I can discern two cases here:
- A strict hierarchy
- A partial hierarchy
Using 1, "Hierarchical access control" as a term used with encryption implies that some users have more decryption power than others. Especially in access control modelling, hierarchy is usually "strict". This means that if A > B (A is "higher", and has "more" decryption power than B) then A can decrypt everything B can. If there are items B can decrypt but A cannot, A and B would not be on the same path in the hierarchy tree (i.e. A and B are in this case always comparable).
Using 2, the hierarchy would not be strict: there would be cases where A and B are not comparable, but in most cases it can be stated whether A > B or B < A.
For case 1, CP-ABEs offer a feature called "delegation". In a CP-ABE terms, this is relatively straightforward: if A > B, then the secret (attribute) key set of B will be a subset of that of A. (Remember though, that the mapping of real-life attributes to the scheme access structure may not be straightforward). Thus it should be easy to create a strict hierarchy.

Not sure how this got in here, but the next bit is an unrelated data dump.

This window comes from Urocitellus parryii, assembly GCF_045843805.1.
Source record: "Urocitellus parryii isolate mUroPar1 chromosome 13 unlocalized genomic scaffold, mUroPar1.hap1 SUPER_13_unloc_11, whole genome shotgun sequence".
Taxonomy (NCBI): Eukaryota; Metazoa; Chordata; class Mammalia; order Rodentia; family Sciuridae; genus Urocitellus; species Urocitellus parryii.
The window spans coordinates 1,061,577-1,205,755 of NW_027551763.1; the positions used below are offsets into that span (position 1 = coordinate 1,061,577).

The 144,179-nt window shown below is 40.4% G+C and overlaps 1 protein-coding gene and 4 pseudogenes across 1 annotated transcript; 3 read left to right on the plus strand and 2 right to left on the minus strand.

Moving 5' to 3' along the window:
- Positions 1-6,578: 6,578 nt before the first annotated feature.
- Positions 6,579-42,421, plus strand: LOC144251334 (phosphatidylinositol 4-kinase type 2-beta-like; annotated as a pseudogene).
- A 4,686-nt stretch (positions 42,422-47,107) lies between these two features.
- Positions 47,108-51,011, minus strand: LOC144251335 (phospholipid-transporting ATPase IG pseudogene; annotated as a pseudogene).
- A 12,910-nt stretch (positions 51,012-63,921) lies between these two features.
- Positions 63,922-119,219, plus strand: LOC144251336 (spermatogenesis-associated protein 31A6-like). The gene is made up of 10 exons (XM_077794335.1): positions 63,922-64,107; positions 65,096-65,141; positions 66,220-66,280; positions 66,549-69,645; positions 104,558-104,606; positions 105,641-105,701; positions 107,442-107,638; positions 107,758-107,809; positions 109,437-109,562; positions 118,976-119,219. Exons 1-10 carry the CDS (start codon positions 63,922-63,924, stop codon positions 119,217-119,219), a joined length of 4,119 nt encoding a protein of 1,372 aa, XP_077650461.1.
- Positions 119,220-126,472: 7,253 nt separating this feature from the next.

Additionally, monotone CP-ABEs have the property that for an arbitrary scheme-supported set of users it is always possible to construct a hierarchy (possibly by adding virtual users).
However, if you want to use just cryptography to implement a strict access control hierarchy, hierarchical identity-based encryption (HIBE, e.g. https://eprint.iacr.org/2005/015.pdf) would be conceptually simpler, and probably more efficient).
Case 2 does not seem a matter of the cryptographic scheme, but a matter of the actual access control policy. If the policy does not include negative statements, most CP-ABE schemes will be able to support it (per encryption).
A completely another question is, what kind of access control features it is in general possible to enforce by content encryption only (Blu-Ray IPR yes, to some extent, but not for example general workflows).